Governance

Driving Policy Action in Sri Lanka from Economic Crisis to Recovery

The Institute of Policy Studies of Sri Lanka (IPS) held a seminar on 25 October 2022 to coincide with the release of the Institute’s annual flagship report, Sri Lanka: State of the Economy 2022, on the theme Driving Policy Action from Crisis to Recovery. Dr Nandalal Weerasinghe, Governor, Central Bank of Sri Lanka and Mr K M Mahinda Siriwardana, Secretary to the Treasury/Ministry of Finance, Economic Stabilisation and National Policies, delivered the keynote addresses. Dr Dushni Weerakoon, Executive Director, IPS, made a presentation to mark the release of the Sri Lanka: State of the Economy 2022 report. Mr R H W A Kumarasiri, Director-General, Department of National Planning and Mr E A Rathnaseela, Addl. Director-General, Department of National Planning chaired/moderated a session on ‘Policy Action for Shared Sustainable Growth: A National Policy Framework’. Under this theme, senior IPS researchers Dr Nisha Arunatilake, Director of Research, Dr Ganga Tilakaratna, Research Fellow and Dr Manoj Thibbotuwawa, Research Fellow, made presentations.

A Fiscal Council for Sri Lanka: Pathway to Regaining Fiscal Credibility

Sri Lanka was once considered a development success story. But within the last few decades, this legacy was lost to governance failures and economic mismanagement. In recent years, the country has been characterised by a glaring lack of fiscal discipline reflected in the inability to raise sufficient revenue even to cover current spending. In this context, institutions have a major role to play in ensuring that governments do not fail. Effective institutions can (1) assure the provision of quality services which is essential for eradicating poverty and promote shared prosperity; (2) guarantee high-quality public spending and minimise corruption; and (3) ensure that all citizens benefit from economic growth and that development is not lop-sided. With this understanding, this blog discusses how a Fiscal Council (FC) can help Sri Lanka regain fiscal credibility and improve its overall economic performance.

Sri Lanka’s Post-COVID-19 Recovery: The Need for Inclusive Economic Growth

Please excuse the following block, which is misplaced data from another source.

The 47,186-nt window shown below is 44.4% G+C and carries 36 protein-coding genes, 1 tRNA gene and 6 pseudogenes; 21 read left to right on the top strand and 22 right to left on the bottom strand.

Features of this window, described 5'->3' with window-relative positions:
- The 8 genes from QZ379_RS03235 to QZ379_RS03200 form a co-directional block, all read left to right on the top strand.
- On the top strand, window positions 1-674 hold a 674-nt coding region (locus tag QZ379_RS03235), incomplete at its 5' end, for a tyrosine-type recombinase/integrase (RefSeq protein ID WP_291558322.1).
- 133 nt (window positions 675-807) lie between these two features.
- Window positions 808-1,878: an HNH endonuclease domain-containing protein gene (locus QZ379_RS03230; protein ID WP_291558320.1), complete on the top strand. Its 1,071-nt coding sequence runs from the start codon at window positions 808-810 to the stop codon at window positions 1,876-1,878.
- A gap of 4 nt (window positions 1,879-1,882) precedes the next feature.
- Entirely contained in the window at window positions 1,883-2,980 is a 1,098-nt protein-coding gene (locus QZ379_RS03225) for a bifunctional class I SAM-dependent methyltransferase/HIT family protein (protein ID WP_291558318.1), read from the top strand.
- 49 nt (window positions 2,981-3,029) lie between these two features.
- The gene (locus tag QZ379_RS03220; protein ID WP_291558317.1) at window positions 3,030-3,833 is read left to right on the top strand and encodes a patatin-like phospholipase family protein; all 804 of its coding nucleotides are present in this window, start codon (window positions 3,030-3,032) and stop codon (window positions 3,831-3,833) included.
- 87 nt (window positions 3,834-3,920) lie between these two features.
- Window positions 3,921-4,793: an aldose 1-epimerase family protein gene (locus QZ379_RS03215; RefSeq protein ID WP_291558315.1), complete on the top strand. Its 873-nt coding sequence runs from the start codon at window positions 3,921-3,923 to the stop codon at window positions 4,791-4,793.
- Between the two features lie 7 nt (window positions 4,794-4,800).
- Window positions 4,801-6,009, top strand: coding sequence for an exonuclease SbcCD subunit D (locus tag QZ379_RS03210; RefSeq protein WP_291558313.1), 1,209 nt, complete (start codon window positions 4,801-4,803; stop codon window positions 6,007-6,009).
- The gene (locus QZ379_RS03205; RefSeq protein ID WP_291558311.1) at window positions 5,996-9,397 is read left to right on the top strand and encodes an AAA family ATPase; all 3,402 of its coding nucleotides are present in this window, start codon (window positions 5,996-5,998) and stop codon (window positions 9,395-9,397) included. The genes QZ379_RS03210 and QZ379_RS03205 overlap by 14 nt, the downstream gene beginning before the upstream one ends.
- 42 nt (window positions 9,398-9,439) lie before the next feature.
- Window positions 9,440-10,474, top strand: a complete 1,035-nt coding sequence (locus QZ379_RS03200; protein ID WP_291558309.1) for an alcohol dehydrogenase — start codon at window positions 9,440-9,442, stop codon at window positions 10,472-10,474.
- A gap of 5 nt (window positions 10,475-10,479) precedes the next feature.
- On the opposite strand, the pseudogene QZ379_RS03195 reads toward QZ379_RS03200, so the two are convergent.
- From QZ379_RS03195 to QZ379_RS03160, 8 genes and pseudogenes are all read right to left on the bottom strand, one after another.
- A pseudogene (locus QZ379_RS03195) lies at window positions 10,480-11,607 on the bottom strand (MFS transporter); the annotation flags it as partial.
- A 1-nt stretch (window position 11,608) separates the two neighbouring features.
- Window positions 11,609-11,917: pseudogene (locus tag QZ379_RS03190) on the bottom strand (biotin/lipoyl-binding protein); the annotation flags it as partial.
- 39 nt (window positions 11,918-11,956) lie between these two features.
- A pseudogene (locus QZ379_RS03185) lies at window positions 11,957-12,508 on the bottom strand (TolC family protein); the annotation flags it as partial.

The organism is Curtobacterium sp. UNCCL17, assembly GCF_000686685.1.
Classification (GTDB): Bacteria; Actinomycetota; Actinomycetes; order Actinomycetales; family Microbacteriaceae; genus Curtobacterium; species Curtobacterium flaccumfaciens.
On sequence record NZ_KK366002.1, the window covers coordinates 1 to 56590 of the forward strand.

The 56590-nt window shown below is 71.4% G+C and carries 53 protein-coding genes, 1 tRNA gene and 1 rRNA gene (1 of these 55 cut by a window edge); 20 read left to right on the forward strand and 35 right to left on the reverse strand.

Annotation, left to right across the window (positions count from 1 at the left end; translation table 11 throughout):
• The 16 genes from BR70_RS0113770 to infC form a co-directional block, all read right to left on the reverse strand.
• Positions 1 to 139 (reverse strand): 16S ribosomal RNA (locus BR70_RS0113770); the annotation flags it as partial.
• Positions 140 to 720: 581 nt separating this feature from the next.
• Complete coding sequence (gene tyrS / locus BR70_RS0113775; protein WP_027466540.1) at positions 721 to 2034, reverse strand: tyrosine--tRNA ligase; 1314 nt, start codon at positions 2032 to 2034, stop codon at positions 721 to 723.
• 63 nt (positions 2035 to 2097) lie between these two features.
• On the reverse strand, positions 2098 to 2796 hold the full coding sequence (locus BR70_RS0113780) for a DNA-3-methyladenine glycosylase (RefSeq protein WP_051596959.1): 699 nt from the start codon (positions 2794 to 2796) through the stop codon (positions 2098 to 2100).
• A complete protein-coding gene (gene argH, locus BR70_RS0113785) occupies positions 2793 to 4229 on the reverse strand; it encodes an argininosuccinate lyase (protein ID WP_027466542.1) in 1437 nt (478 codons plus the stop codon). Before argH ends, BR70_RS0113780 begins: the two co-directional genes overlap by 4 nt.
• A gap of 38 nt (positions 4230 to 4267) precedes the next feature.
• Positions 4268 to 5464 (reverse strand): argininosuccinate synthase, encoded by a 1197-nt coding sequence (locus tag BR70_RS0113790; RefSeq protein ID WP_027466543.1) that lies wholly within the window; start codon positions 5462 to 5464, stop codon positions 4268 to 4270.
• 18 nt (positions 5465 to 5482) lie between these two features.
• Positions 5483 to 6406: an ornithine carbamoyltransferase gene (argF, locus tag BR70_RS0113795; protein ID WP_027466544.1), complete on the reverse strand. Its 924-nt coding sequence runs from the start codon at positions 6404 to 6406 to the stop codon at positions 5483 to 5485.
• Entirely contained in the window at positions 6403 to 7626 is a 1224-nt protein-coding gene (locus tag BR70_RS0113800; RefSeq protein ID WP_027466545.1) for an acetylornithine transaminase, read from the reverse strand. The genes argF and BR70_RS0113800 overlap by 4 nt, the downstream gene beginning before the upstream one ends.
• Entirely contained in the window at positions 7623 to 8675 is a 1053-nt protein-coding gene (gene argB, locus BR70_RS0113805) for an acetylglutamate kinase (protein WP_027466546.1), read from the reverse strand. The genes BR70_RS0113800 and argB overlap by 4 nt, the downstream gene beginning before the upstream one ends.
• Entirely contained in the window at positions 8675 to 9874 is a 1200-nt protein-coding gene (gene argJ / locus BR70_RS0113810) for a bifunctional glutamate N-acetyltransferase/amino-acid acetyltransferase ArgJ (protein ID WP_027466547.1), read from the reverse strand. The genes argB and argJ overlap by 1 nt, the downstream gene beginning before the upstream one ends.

High levels of inequality impede sustainable growth and development of a country. Sri Lanka made impressive strides to reach an upper middle-income country (UMIC) status in July 2019, only to slip back a year later. The COVID-19 crisis, amid growing inequities, is likely to make the task of regaining UMIC status even harder. This blog highlights the main sectors and social groups that are adversely affected, and explains the need for inclusive economic growth (IEG) post-COVID-19 for Sri Lanka to emerge as a peaceful and developed country.

Technology and Economic Transformation: Is Sri Lanka Prepared to Ride the 4IR Wave?

Sri Lanka boasts of a relatively high literacy rate of 92 per cent amongst its population. However, its computer literacy rate is a meagre 27.5 per cent. In the context of the of the Fourth Industrial Revolution (4IR), if Sri Lanka is to circumvent the middle income trap and achieve high income status, its economic transformation has to be driven by technology and innovation. This blog briefly discusses some salient points on this matter, with a particular focus on those highlighted at IPS’ New Thinkers’ Symposium.

National Medicinal Drug Regulatory Authority Bill and the Medicinal Drug Policy of Sri Lanka: Some Challenges

In this article, G D Dayaratne takes a look at the challenges in effectively implementing the National Medicinal Drugs Regulatory Authority Bill, which was passed in Parliament with amendments on 6th March 2015.

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